Indoor office 200 - 400 Lux
Very dark day 100 Lux
Twilight 10 Lux
Deep twilight 1 Lux
Full moon 0.1 Lux
Quarter moon 0.01 Lux
Moonless clear night sky 0.001 Lux

Field of View

The field of view (FOV) is the height and width of the picture size produced by a lens. FOV can be adjusted to your application using a different lens. There are two basic types of camera lenses: fixed focal (or monofocal) and varifocal (or zoom). FOV of a fixed focal lens can not be adjusted. FOV of a varifocal lens can be adjusted. Varifocal lenses are usually more expensive. Figure 1.3 illustrates the FOV of various lenses.

Detailed Lens Chart
  5 feet 10 feet 25 feet 50 feet 75 feet 100 feet
2.8mm 6.4 X 8.6 12.9 X 17.1 32.1 X 42.9 64.3 X 85.7 96.4 X 128.6 128.6 X 171.4
4.0mm 4.5 X 6.0 9.0 X 12.0 22.5 X 30.0 45.0 X 60.0 67.5 X 90.0 90.0 X 120.0
6.0mm 3.0 X 4.0 6.0 X 8.0 15.0 X 20.0 30.0 X 40.0 45.0 X 60.0 60.0 X 80.0
8.0mm 2.3 X 3.0 4.5 X 6.0 11.3 X 15.0 22.5 X 30.0 33.8 X 45.0 45.0 X 60.0
12.0mm 1.5 X 2.0 3.0 X 4.0 7.5 X 10.0 15.0 X 20.0 22.5 X 30.0 30.0 X 40.0
16.0mm 1.1 X 1.5 2.3 X 3.0 5.6 X 7.5 11.3 X 15.0 16.9 X 22.5 22.5 X 30.0
25.0mm 0.7 X 1.0 1.4 X 1.9 3.6 X 4.8 7.2 X 9.6 10.8 X 14.4 14.4 X 19.2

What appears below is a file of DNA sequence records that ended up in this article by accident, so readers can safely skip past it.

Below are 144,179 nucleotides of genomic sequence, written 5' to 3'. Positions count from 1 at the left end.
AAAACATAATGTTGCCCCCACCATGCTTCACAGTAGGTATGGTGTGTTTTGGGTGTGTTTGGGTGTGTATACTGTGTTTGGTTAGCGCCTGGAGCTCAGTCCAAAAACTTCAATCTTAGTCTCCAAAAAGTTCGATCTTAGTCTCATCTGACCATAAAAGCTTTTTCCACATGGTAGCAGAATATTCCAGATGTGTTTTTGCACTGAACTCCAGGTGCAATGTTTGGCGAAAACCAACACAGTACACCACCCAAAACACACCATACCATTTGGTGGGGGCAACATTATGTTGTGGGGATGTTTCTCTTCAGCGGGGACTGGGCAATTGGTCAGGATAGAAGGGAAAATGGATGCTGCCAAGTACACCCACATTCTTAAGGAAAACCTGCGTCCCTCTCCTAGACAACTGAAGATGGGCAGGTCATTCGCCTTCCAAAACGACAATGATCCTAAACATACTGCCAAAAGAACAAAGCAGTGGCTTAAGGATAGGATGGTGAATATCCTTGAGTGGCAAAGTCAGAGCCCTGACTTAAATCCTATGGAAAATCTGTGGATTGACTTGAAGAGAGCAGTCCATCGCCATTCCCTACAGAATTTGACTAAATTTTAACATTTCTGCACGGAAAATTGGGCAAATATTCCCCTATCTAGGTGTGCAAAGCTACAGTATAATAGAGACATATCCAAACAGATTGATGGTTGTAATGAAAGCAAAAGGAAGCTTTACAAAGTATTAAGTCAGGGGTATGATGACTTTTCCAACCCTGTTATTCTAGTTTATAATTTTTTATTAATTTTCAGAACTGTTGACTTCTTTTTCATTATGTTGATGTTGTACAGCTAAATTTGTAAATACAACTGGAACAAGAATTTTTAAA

50.0mm 0.4 X 0.5 0.7 X 1.0 1.8 X 2.4 3.6 X 4.8 5.4 X 7.2 7.2 X 9.6
75.0mm 0.2 X 0.3 0.5 X 0.6 1.2 X 1.6 2.4 X 3.2 3.6 X 4.8 4.8 X 6.4

Figure 1.3

By knowing the object distance and the required target area, you can determine what lens is required for your application.

For example, using the chart above for a 1/3-inch format camera, viewing an object at a distance of 50 feet with a target area of 15 feet by 20 feet, scan down the "50 feet" column to the stated target size; scan left to see that a 12mm lens is required for that application.

Auto Iris VS Manual Iris

Auto iris lenses are a good choice for locations where light is constantly changing, such as an outside parking lot and building entrances. The iris for these lenses automatically opens and closes according to the changing light conditions. Manual iris lenses are a good candidate for areas with consistent light, such as shopping centers, schools, libraries, and offices. Manual iris lenses are good for these types of locations because the iris setting of the lens only needs to be set once during the installation. Manual iris lenses are less expensive than their auto-iris counterpart.